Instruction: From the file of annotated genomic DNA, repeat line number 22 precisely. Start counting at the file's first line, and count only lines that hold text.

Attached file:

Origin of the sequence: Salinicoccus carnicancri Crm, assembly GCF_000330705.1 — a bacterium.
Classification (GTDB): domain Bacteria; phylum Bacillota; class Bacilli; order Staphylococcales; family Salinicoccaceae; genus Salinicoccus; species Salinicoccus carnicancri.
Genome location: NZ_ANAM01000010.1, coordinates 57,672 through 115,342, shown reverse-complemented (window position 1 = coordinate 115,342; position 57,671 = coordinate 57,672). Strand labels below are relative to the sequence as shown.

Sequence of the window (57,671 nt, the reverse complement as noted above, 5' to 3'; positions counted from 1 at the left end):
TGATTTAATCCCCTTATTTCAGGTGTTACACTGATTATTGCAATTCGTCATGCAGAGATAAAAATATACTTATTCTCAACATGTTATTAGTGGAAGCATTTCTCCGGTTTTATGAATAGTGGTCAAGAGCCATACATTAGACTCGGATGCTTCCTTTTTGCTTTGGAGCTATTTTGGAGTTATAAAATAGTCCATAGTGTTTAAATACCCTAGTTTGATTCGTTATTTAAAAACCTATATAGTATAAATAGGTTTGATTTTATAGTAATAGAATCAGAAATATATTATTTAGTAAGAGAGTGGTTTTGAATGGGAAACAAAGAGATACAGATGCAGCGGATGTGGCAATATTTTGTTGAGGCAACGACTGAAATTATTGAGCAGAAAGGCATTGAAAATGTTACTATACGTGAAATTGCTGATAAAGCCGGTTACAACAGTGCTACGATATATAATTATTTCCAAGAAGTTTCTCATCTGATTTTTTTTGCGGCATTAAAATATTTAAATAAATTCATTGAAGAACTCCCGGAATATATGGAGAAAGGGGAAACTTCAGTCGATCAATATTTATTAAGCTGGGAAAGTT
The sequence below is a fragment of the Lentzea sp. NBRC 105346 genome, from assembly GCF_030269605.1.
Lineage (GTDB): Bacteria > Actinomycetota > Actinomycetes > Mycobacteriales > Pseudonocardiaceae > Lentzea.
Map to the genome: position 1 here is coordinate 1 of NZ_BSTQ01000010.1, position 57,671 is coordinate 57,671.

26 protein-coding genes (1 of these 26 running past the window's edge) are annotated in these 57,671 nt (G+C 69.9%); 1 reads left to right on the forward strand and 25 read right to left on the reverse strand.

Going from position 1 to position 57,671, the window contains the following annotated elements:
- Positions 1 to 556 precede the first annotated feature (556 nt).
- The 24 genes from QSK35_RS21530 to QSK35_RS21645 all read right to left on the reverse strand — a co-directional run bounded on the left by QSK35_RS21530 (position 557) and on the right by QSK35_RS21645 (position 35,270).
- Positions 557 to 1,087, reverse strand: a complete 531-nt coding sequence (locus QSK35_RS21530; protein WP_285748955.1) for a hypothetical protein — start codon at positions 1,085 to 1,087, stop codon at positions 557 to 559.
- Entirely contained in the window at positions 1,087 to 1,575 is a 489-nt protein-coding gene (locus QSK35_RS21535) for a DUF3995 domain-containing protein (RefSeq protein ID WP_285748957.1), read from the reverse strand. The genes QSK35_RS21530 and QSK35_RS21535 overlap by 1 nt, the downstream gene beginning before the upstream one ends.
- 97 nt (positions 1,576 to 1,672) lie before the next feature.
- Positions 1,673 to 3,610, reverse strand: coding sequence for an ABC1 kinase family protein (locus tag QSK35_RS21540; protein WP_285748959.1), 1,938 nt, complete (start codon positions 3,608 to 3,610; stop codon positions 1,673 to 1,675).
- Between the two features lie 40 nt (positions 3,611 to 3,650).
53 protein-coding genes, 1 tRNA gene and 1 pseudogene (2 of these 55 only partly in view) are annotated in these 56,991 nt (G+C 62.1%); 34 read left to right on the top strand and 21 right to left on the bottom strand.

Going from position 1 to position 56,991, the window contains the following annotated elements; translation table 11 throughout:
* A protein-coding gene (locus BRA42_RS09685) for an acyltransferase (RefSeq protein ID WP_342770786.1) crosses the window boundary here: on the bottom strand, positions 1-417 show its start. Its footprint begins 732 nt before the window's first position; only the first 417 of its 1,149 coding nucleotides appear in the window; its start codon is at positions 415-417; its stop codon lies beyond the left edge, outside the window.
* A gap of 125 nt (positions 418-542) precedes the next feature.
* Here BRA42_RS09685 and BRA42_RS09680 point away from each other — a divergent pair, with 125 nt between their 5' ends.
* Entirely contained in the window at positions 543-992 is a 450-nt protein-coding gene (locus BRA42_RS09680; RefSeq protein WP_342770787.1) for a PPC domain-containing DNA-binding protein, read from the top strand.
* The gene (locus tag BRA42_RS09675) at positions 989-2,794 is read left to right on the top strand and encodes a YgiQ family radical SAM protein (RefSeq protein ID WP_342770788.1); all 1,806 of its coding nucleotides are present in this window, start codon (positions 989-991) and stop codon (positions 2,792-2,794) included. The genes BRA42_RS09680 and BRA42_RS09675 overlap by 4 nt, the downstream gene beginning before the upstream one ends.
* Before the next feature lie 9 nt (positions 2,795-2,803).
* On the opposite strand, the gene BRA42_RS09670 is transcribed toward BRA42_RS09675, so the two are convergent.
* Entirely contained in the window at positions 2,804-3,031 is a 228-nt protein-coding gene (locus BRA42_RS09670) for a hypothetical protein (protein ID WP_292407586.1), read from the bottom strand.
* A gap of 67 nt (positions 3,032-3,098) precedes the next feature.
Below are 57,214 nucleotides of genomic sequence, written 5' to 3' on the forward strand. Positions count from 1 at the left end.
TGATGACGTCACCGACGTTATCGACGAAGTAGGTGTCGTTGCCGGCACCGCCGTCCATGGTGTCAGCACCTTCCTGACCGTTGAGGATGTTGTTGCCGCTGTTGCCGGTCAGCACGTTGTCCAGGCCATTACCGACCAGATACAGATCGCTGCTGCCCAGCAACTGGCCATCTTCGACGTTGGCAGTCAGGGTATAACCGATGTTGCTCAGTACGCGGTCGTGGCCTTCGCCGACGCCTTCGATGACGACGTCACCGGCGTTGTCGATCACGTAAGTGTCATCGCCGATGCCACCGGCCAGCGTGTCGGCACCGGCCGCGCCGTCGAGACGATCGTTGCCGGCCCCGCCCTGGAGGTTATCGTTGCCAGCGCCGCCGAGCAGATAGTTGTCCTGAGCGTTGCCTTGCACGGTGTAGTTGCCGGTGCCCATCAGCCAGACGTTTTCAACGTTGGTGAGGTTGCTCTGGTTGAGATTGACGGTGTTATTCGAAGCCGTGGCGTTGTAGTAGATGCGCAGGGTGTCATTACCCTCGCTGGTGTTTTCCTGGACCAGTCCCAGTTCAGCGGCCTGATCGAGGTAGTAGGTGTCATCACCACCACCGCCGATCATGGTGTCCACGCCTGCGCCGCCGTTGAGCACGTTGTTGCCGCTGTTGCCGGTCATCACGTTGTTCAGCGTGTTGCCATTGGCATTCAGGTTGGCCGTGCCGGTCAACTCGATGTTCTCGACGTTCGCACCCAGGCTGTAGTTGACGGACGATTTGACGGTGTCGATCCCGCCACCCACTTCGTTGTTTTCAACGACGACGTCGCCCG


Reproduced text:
* Here BRA42_RS09685 and BRA42_RS09680 point away from each other — a divergent pair, with 125 nt between their 5' ends.